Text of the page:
If you’re on the market for a smartwatch then you’re in luck as the market is currently booming.
From the humble days of Pebble, where smartwatches were basically pagers strapped to your wrist, the market has blossomed and these days there are a wealth of great wearables to choose from. Whether you’re looking for a device to control your music or a hardcore triathlete in need of a training companion, there’s a smartwatch for you,
But while this choice is great, it can also make knowing which smartwatch is right for you fairly difficult. With so many focussing on specific types of user and the market, and many still costing a fair amount picking the wrong one can be a costly mistake.
There are also a number of pitfalls that can lead to you outright wasting your money. Apple Watch’s, for example, still only work when paired with an iPhone, making them a poor investment for Android users. Based on experience many smartwatches don’t perform well with real world use, offering terrible battery life and poor build quality, despite having decent specs sheets.
Here to help you avoid these problems and get the right smartwatch for your specific needs and budget we’ve put together this buyers’ guide, detailing the top performing wearables we’ve tried and tested.
Every wearable on this list has been used by the reviewer for at least a week, during which they test all the key areas most buyers care about. These include tracking accuracy, battery life, ease of use and build quality, so you can trust our buying advice.
If you don’t find exactly what you’re looking for here you can also check out our best fitness tracker, best Apple Watch and best running watch guides, which go into more detail for those specific categories.
At a glance
How we test
Every smartwatch we test is used by the reviewer for at least a week, or longer if the battery life lasts beyond that point or we need more time to trial its features.
During testing we will check it for key metrics including app support, usability and battery life. If the device offers fitness, location or health tracking features we will also test these for accuracy and reliability.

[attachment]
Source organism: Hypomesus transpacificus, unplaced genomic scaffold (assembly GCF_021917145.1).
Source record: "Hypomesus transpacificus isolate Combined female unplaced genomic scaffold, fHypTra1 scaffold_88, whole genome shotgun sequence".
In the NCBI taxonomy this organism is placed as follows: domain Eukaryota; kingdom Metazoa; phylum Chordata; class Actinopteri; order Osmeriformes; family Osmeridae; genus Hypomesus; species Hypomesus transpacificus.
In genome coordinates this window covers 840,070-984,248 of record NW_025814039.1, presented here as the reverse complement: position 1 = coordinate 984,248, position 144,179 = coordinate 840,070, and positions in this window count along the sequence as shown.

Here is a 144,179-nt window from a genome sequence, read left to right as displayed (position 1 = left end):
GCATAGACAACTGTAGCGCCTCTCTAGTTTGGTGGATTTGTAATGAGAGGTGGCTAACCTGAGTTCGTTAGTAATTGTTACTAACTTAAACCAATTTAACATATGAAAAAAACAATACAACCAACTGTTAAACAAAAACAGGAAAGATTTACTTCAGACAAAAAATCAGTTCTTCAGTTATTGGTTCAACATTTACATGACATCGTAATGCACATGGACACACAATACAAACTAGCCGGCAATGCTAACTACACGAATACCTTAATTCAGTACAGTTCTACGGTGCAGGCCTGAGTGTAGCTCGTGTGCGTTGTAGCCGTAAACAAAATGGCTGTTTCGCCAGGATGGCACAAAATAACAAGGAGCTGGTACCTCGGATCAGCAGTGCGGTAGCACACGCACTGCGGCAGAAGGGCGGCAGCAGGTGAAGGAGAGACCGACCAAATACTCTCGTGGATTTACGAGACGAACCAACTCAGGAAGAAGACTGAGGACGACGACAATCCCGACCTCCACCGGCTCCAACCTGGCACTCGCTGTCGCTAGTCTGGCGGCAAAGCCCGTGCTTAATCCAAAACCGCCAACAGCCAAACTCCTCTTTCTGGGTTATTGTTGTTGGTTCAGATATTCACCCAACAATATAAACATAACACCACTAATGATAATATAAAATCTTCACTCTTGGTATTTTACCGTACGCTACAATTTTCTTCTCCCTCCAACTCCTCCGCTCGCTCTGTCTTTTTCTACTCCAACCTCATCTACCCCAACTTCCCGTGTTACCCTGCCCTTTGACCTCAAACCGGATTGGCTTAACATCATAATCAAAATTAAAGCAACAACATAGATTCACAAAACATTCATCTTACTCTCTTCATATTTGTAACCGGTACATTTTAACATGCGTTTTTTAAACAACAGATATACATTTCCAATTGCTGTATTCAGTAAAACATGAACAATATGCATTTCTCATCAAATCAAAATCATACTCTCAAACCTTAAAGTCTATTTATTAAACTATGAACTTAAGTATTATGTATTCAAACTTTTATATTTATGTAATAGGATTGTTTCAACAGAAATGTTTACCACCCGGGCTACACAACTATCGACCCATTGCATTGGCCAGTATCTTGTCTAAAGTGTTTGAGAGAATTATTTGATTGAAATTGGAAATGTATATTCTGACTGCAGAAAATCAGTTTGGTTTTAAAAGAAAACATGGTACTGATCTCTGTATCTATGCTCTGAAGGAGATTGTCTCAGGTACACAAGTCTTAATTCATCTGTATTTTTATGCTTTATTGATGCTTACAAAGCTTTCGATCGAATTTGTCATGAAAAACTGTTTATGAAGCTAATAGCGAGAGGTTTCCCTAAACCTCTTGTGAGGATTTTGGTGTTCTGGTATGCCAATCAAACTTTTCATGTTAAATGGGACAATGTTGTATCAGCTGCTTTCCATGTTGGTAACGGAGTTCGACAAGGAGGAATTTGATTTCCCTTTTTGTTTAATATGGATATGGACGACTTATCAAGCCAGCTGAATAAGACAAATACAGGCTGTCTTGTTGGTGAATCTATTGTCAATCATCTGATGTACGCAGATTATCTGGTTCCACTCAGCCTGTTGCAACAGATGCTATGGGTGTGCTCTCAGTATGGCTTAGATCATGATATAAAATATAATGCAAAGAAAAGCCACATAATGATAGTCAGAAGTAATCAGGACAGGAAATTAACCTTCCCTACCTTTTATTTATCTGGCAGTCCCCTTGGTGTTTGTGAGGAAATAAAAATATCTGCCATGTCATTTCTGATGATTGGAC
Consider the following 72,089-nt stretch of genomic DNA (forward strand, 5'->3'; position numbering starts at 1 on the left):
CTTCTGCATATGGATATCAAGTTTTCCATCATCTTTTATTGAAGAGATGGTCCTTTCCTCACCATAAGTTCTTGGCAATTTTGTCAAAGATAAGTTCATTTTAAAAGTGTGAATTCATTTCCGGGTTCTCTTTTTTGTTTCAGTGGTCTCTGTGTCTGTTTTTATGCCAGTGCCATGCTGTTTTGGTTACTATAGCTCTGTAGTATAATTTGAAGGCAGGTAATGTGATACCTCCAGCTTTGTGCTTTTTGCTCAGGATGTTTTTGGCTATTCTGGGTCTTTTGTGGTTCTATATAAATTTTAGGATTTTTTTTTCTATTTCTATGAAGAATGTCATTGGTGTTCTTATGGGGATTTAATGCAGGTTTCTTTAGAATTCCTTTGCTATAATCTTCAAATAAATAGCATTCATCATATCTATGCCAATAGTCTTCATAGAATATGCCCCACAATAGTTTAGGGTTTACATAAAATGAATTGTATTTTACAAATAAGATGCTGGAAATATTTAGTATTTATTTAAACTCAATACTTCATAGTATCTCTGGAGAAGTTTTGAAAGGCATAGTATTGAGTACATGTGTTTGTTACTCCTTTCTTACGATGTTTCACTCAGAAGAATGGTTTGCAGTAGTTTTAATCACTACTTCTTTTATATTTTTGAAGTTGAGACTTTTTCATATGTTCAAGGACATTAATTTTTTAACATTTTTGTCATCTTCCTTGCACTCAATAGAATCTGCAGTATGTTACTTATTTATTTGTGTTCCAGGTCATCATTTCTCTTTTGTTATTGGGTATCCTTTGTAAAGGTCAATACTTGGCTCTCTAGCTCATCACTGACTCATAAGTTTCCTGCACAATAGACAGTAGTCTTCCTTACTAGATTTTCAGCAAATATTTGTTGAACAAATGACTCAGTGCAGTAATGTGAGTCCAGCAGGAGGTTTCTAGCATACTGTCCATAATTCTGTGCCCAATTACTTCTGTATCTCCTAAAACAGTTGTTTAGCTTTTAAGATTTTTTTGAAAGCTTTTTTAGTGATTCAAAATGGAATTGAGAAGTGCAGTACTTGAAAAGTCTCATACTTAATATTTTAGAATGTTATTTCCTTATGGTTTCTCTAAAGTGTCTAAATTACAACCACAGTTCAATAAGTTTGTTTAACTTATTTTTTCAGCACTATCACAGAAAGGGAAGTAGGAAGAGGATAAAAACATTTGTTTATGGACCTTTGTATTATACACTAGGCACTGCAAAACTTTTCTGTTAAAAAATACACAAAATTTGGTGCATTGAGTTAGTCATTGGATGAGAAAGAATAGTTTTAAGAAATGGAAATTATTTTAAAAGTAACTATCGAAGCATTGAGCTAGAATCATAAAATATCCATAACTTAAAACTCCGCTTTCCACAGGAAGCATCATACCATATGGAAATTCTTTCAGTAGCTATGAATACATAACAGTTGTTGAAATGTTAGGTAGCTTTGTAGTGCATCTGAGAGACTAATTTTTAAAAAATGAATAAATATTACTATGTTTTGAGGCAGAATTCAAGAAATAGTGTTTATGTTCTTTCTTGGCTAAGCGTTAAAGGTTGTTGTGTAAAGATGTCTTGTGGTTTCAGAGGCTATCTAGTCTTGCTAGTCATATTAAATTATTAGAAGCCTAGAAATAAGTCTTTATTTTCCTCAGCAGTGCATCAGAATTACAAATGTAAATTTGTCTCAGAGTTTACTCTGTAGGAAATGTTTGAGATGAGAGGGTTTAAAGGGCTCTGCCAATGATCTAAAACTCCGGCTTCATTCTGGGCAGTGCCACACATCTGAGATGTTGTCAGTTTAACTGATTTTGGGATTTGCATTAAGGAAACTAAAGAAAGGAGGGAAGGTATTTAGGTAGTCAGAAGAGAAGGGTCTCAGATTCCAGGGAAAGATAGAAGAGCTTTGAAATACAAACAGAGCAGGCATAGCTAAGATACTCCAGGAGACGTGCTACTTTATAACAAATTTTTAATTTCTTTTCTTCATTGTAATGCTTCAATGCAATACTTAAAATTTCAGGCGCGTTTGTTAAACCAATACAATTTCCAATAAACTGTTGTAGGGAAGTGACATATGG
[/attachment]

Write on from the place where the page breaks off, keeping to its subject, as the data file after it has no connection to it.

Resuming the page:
For distance tracking we record how accurately the device recorded runs on tracks we know the length of. We also record how much battery is lost using things like in-built or connected GPS per hour. To check heart rate accuracy we compare the results recorded on the wearable to a dedicated HRM strap.
After recording the data we then pair it with our general experience using the wearable day-to-day, letting you know if it’s comfortable to wear or if we encountered unexpected bugs during use over the review period.
Apple Watch Series 7
The best smartwatch
- Much faster charging
- BIgger screen is great
- Wide range of easy-to-use fitness features
- Battery life remains a day
- No neutral black or silver aluminium colour options
If money is no object, you own an iPhone and you want the best smartwatch experience possible then the Apple Watch 7 is the wearable to get. There’s also the Apple Watch 8, which we’re in the process of reviewing, though until we’ve fully tested it we won’t know how well it compares to the outgoing model.
During testing we found it to be easily the best smartwatch on the market, featuring a significantly more developed application library than the competing Samsung Galaxy Watch 4, which is its closest Google Wear OS rival.
The watch retains the same pebble-shaped square screen design as its predecessors, which uses a mix of touch inputs and a physical watch crown on the right side to navigate its menus.
The stellar app offering, which included every fitness app we searched for, Spotify-local music playback and of course more custom watch faces than anyone could want, plus its large OLED screen make it a pleasure to use.
The Watch 7 also comes with a solid selection of health and fitness tracking features. These include the ECG heart rate scanner and blood oxygen sensor, which aims to alert you of any potential health problems, based on the biometric data it collects and fall detection. The latter is a feature designed for older, or vulnerable wearers that lets the Watch 7 push an alert to emergency contacts if it detects its user has fallen over.